With a star-studded r?sum? that includes stints in such media-acclaimed restaurants as Yoshi's, Ambria, and Tribute?a Detroit-based eatery of his own that earned him a James Beard Award?it shouldn't be surprising that Takashi Yagihashi's latest culinary venture was a success. At his eponymous establishment, the chef crafts gourmet dishes inspired by his French culinary training and accented with the traditional flavors of his native Japan, creating a menu that has earned the restaurant a Michelin star and that Chicago magazine called "the finest Asian fusion cuisine in the city." Beyond acclaimed culinary skills, Yagihashi's vivacious personality earned him the title of Top Chef Masters Fan Favorite.
In a spartan dining room adorned with subtle art and slate-colored brick, diners savor entrees such as chicken in a clay pot simmering with shimeji mushrooms, eggplant, and yuzu juice, or soy-ginger caramel pork belly served with steamed buns. Yagihashi also highlights his versatility in a number of prix-fixe menus, such as the weekly 7- or 11-course Kaiseki dinner and a tasting menu that pairs each morsel with a complementary wine. While mulling over the menu, savvy wait staff offer their recommendations for the best wine, beer, or sake from the restaurant's lengthy drink lists, along with sweet post-meal choices such as Yagihashi's signature brown-egg dessert, which Chicago magazine says "elevates cr?me br?l?e to Zen-like perfection."
Artalé edifies eager palates with a Herculean selection of classy beverages and elegant edibles. The epic selection of bottled marvels includes a variety of imports, specialty imbibitions, and wines, such as the Avignonesi Vino Nobile Di Montepulciano 2007, whose black-cherry fruitiness and spice earned it a rank of 83 from Wine Spectator ($29.99/bottle). A bevy of bruschettas, nuts, chocolates, and cheeses serve as a solid foundation for other intoxicating distillations, from the Elk Cove pinot gris 2009, which follows notes of pear, apple, and lime with a almond-petal finish ($16.99/bottle), to the Castello d'Albola chianti classico 2007, a miracle of dark cherry with a floral kiss ($14.99/bottle). An army of 400 craft and microbrew beers flank this cork-crowned armada, and a selection of top-shelf liquors brings up the rear. Artalé's bottle-lined stronghold frequently hosts tastings to exhibit cheese-and-wine-pairing techniques, seasonal drink selections, and the latest oenological lingo, with terms including "woody" and "purple-ish."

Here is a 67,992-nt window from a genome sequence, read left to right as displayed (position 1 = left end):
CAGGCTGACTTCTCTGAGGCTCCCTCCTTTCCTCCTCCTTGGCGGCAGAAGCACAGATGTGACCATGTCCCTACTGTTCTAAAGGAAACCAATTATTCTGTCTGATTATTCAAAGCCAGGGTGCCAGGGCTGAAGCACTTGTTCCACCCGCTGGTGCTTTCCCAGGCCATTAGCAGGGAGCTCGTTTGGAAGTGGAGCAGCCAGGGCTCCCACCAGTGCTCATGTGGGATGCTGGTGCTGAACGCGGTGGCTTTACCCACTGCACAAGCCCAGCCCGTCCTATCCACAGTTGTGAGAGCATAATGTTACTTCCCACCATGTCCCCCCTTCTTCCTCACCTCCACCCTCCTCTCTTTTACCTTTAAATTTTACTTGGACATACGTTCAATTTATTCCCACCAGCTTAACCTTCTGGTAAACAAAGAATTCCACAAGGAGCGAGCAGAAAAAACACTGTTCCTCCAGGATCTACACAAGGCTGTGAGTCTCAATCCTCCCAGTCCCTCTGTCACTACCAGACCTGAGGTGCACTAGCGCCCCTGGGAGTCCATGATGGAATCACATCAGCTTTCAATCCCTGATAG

With its massive selection of varietals and styles, Lynfred Winery seems determined to make something for almost any wine drinker. The cellar brims with everything from bold, spicy reds to crisp and refreshing whites, as well as fruit wines made from apples, cherries, rhubarb, and pears. The grapes arrive from vineyards throughout California and Washington state, although the rest of the fruit typically comes from a bit closer to home, including growers throughout Michigan and Wisconsin. Despite this variety, the staff's commitment to approachable, fruit-forward flavors characterizes virtually everything that the winery makes.
This dedication to easy drinking seems only natural given the winery's origins in a home basement. In 1975, Fred Koehler, along with his wife Lynn, decided to try to re-create the family wines his father and grandfather had made throughout the 1920s. The batches grew larger with each passing vintage, and, in 1979, Fred and Lynn chose to upgrade their homespun hobby into a commercial venture. Within six years, Lynfred Winery's creations began to appear in the national spotlight as they garnered awards and medals from wine competitions across the country. This attention allowed Fred to swell production even more, eventually expanding to a larger location in 1990.